This site is being updated. However because of the immense amount of material on the site it is taking me some time. When the new site is populated this site will be closed and the updated site will be launched. In the meantime new information is only being added to the new site . You can see how the updated site is coming along here.
I haven't had been able to check the link as my broadband is so slow - PMW
Have a listen to the audio from Mark S and the BBC interviewer who stated that the DWP has admitted that Private Companies will save £80billions pounds or £2500 pounds from pensioners as a result of them changing from RPI to CPI indexation and will be giving this to their shareholders., Has any one seen or heard of this statement from the DWP? http://www.bbc.co.uk/news/business-17097730
The Bank of England, whose preferred measure of inflation is being forced on many U.K. pension schemes, leading to cuts of up to 20% in their payments, is continuing to use the previous higher rate of inflation for its own pension fund.
Last summer, the U.K. government said it wants pension funds to pay out benefits in line with rises in the consumer prices index, instead of the retail prices index as before.
RPI tends to rise by about 0.7 percentage points a year more than CPI.
Explaining the change, pensions minister Steve Webb said CPI was a more appropriate measure of inflation for pensioners, as it excludes housing costs.
He said: “CPI is also the Bank of England’s preferred measure of inflation.”
Yet the Bank’s own pension rules call for payments to be linked to the retail prices index.
Read the full story at Financial News.
BA pension trustee quits over CPI move By Louisa Peacock
A British Airways pension trustee has resigned over the airline's decision to cut pensioners' payments by up to 20pc.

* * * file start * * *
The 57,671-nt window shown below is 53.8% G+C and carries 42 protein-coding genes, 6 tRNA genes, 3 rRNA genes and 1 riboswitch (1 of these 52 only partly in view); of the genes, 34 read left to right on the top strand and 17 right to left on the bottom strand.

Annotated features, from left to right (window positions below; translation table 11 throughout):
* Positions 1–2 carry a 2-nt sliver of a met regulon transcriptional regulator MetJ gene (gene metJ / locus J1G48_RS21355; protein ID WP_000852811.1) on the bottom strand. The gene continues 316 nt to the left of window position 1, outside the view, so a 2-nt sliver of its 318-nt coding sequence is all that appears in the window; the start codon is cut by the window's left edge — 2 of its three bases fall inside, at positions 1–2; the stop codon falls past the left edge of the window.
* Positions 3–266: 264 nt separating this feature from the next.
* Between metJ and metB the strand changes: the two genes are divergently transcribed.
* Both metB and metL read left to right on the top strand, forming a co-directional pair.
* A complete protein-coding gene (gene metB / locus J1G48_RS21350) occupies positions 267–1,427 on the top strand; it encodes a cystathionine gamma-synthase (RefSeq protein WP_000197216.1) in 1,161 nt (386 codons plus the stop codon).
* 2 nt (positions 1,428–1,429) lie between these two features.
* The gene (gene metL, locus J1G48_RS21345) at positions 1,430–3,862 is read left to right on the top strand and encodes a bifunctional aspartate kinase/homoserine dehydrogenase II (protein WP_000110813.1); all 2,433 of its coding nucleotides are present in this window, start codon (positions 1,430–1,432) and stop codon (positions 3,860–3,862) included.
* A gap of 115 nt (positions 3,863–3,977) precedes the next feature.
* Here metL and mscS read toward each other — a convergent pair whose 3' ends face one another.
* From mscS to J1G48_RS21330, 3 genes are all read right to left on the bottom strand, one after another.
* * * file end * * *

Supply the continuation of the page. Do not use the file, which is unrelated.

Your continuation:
See OFCOM statement below
Here is an example of what will happen when BT makes too much profit it will be regulated away by OFCOM, this will only get worse when BT take a Pension holiday in the future. Hence our Pension Losses will be regulated away and BT will not be more profitable. It is an argument that Ben should have made with Ian Livingstone when he said that the BT Board had to change from RPI to CPI otherwise the “City” would have removed the board. BT’s is being regulated by profitability, if the had kept t larger Pension deficit and hence a larger revenue would have been need they would be allowed to make a larger profit by OFCOM. With this Regulation arrangement BT Pensioners, BT and the City loose!
LONDON -(Dow Jones)- U.K. communications regulator Ofcom Thursday proposed a reduction in wholesale prices for BT Group PLC's (BT.A.LN) Openreach division, which should lead to lower prices for landline and broadband customers.
Ofcom expects the reduction in wholesale prices to "lead to real-term price reductions for consumers, as communications providers pass on savings to their landline and broadband customers."
The prices are regulated by Ofcom because Openreach has been found to have significant market power in the delivery of these services. It is the third time that Ofcom has set wholesale prices for these services.
At present, the wholesale price for a fully unbundled line is GBP89.10 annually. This is expected to fall in real terms by between 1.2% and 4.2% every year.
The proposals, if Ofcom goes ahead with them following a period of consultation with industry players, are expected to come into effect later this year and will run until March 31, 2014. Ofcom aims to publish a statement in the autumn.
Copyright © 2011 Dow Jones Newswires
This way the pensioners would have access to showers, hobbies and walks.
They'd receive unlimited free prescriptions, dental and medical treatment, wheel chairs etc and they'd receive money instead of paying it out.
They would have constant video monitoring, so they could be helped instantly, if they fell, or needed assistance.
Bedding would be washed twice a week, and all clothing would be ironed and returned to them.